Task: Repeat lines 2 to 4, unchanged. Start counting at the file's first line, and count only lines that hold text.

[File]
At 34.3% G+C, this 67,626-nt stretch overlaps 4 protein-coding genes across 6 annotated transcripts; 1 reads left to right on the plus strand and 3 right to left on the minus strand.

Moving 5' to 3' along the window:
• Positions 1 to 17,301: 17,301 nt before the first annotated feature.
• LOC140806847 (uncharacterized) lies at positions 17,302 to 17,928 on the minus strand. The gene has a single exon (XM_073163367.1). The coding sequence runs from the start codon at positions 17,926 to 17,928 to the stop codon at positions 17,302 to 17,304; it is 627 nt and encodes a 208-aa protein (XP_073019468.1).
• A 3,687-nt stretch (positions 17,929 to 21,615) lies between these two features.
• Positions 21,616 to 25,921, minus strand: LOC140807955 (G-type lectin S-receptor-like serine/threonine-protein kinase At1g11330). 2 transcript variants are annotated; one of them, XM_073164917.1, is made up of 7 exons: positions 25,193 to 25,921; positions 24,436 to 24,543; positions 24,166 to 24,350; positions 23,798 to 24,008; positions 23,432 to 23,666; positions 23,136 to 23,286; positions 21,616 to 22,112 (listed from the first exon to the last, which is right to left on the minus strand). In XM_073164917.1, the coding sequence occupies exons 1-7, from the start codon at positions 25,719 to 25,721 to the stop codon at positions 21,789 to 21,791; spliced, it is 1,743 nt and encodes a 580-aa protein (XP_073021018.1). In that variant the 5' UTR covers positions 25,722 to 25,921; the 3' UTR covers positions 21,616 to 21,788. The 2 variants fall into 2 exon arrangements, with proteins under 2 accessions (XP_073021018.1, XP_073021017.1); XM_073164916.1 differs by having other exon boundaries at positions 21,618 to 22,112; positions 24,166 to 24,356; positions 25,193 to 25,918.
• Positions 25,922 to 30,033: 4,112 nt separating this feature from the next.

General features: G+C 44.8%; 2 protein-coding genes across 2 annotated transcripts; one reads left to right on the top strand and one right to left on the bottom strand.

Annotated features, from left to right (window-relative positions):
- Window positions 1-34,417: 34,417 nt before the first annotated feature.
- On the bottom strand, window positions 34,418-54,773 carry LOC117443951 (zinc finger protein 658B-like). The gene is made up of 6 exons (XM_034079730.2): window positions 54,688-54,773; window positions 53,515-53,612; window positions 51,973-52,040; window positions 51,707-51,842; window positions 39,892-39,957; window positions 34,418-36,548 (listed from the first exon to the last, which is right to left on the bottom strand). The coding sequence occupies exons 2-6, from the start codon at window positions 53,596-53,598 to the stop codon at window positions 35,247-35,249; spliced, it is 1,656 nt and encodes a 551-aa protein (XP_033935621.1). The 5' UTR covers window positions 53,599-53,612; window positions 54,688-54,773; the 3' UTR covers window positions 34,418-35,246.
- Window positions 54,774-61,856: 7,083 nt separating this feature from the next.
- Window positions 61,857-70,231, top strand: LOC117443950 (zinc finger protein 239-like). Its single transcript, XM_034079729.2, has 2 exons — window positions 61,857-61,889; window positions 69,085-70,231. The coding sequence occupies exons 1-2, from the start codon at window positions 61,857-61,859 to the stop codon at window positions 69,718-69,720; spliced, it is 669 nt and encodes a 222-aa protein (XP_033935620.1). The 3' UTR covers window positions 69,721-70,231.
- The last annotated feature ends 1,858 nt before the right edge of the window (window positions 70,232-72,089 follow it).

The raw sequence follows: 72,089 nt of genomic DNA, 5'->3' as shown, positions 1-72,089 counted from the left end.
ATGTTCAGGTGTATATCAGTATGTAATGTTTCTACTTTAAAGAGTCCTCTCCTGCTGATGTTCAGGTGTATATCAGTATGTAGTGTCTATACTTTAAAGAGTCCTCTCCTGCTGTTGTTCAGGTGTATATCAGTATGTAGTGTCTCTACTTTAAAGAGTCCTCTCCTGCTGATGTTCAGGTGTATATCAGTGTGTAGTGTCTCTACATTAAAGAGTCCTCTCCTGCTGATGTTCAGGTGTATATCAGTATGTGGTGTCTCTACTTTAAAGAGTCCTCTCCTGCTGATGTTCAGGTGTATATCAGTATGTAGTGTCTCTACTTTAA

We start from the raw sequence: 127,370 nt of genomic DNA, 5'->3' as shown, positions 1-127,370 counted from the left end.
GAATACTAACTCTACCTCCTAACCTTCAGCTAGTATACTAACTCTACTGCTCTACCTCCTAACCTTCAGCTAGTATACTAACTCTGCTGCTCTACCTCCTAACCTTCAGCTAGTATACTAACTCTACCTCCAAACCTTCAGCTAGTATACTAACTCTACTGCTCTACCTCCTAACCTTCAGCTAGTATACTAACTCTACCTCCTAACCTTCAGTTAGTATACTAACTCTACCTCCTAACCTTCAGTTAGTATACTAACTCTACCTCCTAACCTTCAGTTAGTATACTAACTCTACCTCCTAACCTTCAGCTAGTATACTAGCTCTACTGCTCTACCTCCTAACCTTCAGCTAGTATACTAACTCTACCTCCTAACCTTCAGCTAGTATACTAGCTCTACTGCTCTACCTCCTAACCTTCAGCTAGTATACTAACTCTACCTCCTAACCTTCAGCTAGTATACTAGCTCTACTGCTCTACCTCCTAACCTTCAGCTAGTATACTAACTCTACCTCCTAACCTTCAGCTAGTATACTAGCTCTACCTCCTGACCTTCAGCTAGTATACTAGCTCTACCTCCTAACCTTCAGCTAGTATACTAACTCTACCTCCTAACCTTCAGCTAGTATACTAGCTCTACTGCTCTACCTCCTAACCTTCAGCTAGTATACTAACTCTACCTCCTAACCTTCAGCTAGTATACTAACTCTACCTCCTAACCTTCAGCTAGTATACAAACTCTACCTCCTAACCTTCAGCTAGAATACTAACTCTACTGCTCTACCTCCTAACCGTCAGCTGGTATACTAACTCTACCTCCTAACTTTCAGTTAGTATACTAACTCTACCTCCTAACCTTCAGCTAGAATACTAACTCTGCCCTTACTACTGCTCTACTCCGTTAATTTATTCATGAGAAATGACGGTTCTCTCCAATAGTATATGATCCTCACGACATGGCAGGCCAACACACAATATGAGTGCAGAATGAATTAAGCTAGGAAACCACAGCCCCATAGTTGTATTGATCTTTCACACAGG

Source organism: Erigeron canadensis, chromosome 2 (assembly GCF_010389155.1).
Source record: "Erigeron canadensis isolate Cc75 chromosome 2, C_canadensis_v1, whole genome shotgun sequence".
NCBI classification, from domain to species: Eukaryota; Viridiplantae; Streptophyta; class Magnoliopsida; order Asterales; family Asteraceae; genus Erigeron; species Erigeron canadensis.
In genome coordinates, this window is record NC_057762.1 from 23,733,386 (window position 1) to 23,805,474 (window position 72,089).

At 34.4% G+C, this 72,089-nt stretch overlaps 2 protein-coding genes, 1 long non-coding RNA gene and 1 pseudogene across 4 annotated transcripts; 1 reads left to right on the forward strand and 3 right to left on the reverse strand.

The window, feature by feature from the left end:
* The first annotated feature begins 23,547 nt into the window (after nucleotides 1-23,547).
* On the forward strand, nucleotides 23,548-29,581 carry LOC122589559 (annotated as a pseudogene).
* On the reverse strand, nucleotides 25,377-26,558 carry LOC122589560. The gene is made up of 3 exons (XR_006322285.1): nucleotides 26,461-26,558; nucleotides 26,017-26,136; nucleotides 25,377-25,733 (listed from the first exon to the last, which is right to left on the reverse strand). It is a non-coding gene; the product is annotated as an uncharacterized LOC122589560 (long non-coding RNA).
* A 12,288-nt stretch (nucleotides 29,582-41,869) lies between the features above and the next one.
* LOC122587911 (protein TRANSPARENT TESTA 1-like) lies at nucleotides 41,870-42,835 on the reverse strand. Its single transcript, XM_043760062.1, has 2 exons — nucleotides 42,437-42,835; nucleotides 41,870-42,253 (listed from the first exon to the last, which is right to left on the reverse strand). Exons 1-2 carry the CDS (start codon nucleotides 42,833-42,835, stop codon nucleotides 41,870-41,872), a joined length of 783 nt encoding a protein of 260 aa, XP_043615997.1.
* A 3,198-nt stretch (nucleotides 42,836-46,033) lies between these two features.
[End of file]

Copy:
Moving 5' to 3' along the window:
• Positions 1 to 17,301: 17,301 nt before the first annotated feature.
• LOC140806847 (uncharacterized) lies at positions 17,302 to 17,928 on the minus strand. The gene has a single exon (XM_073163367.1). The coding sequence runs from the start codon at positions 17,926 to 17,928 to the stop codon at positions 17,302 to 17,304; it is 627 nt and encodes a 208-aa protein (XP_073019468.1).